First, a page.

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School dress codes and the 1950s

Published October 05. 2009 02:55PM

It seems every new school year brings up new stories of our surrounding schools and their dress code policies.

Although it can be argued that these policies infringe on the right and freedoms of expression of public school kids, it is, in fact, not the only argument.

The main argument, to me, are these careless and loosely worded policies.

These policies have statements such as; "shorts that are in good taste..." and "non-traditional hair colors" that honestly have no place in the policies and codes of our public schools. For instance, if you are a Quaker or a puritan, "non-traditional hair color" has an entirely different meaning than it does to the non-puritan or non-Quaker. And I don't even know where to start (or stop) with the "in good taste " line- though I will say I believe it to be in extremely bad taste to try to mold children into a predetermined, passed by a majority vote, structured and conformed image.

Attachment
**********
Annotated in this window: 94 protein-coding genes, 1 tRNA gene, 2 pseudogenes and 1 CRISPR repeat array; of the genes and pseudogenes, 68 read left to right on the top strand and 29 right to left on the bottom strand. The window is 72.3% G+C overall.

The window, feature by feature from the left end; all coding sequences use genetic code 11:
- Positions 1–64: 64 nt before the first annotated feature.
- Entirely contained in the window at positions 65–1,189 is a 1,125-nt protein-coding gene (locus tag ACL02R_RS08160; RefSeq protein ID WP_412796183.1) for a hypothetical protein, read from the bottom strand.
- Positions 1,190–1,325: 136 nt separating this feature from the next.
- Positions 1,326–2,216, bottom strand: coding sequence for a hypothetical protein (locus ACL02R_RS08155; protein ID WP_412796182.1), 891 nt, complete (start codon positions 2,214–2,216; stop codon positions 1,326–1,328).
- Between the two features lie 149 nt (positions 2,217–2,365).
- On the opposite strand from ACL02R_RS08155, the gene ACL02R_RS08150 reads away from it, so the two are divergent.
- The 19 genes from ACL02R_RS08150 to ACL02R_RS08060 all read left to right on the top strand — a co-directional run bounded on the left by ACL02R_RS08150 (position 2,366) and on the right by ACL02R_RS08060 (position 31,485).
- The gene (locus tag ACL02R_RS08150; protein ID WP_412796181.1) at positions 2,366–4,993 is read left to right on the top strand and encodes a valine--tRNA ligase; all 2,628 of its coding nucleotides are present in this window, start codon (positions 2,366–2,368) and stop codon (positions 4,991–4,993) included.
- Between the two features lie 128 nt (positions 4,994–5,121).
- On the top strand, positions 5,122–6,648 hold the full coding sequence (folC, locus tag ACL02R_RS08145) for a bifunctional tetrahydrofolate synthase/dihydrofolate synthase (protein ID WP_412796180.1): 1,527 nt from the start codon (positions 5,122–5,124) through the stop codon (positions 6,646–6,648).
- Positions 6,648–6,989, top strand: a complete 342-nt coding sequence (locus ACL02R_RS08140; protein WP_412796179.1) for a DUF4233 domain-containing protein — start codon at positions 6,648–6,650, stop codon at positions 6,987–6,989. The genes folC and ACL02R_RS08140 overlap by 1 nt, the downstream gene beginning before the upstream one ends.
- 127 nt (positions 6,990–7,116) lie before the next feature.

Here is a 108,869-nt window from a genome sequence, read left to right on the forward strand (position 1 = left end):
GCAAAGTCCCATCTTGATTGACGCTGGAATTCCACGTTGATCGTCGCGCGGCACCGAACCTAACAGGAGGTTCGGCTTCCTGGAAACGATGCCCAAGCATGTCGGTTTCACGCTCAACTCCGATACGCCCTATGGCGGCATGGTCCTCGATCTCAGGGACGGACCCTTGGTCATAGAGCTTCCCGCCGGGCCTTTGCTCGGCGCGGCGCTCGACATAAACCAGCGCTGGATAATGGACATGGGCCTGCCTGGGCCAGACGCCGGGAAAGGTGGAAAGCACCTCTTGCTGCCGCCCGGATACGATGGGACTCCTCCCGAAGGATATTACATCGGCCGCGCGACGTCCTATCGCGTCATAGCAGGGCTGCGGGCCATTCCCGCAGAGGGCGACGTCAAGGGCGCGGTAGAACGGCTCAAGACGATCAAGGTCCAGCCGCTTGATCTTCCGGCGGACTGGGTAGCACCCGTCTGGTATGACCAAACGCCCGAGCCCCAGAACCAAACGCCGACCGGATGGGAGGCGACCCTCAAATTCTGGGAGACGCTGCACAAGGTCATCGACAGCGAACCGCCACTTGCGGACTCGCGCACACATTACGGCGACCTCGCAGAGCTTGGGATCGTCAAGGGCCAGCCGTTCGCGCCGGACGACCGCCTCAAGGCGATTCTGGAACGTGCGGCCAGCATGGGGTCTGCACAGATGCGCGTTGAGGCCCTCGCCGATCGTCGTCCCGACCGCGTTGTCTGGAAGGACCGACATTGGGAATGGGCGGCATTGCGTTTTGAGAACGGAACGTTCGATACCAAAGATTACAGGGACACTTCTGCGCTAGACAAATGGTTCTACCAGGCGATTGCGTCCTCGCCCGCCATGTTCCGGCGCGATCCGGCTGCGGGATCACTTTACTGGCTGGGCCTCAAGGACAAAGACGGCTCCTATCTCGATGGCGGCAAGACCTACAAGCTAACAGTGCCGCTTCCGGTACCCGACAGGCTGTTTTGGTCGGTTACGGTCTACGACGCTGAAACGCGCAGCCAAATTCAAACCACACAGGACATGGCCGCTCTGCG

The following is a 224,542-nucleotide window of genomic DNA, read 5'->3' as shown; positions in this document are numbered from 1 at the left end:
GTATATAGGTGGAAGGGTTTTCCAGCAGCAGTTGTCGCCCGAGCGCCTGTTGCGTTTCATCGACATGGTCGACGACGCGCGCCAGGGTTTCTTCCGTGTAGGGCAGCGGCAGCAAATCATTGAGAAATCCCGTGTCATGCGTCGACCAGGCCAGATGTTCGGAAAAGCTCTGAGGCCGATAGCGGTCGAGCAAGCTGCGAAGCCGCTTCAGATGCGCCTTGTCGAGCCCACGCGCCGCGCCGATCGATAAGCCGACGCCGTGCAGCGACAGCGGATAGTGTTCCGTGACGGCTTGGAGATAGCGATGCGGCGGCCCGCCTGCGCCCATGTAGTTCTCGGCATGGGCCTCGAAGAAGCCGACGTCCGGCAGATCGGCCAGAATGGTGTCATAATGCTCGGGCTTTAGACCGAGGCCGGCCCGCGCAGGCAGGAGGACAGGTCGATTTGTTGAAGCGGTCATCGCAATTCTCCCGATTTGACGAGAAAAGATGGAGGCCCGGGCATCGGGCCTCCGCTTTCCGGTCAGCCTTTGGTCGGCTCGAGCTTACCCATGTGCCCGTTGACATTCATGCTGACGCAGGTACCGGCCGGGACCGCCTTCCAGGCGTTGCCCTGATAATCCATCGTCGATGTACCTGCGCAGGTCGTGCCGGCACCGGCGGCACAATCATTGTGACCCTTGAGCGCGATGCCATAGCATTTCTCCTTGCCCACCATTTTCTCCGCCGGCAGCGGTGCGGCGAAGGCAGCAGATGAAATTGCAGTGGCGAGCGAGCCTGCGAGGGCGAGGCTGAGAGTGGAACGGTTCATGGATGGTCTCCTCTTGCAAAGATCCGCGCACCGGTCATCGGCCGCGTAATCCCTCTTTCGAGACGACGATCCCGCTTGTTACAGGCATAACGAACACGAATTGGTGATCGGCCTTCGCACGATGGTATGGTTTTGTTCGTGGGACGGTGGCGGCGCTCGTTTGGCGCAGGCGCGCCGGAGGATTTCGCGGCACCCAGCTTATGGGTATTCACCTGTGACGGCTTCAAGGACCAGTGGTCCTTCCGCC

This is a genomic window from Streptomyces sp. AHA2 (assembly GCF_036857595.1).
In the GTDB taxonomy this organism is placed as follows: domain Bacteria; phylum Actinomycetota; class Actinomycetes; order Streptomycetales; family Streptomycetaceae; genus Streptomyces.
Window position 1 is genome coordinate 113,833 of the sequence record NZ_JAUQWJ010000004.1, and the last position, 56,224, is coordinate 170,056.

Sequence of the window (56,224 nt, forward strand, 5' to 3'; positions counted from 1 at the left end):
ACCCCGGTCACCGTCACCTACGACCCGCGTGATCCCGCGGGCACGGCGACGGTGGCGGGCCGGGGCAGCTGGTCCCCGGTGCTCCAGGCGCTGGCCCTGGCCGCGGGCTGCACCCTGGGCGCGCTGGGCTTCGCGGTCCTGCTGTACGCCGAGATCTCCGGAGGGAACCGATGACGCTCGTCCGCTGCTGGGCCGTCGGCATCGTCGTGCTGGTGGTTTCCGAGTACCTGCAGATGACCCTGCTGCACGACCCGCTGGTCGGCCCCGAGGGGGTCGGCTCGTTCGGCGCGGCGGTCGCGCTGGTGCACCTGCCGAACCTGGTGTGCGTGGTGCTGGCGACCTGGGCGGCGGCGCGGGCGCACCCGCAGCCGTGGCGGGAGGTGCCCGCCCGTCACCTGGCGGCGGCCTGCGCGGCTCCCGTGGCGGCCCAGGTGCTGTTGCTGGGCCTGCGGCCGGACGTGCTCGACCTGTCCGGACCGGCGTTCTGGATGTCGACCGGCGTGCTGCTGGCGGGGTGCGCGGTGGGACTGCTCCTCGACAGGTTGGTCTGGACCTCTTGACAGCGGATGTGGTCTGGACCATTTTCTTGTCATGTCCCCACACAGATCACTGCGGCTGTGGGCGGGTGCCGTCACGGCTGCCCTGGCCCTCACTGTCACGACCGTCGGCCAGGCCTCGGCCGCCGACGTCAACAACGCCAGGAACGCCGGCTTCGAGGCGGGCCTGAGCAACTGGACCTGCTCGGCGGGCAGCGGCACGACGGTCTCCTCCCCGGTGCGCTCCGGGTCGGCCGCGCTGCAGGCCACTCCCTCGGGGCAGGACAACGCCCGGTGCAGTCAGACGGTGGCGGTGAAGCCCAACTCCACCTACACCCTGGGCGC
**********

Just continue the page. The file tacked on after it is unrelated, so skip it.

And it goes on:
As far a piercings go you should be either allowed to have them, or not be allowed to have them. Just because someone doesn't have the piercing in the same location that your grandmother or grandfather had them, doesn't make it wrong. Just because it isn't something you would do, doesn't mean no one should be allowed to.

While I was writing this, I put aside a lot of my personal feelings as to what I believe "style" to be-and that is exactly what the school board members need to do when making all encompassing, absolute rules regarding the personal freedoms of expression of school children-while also keeping in mind it is not the 19050s anymore.

Dan Sabo

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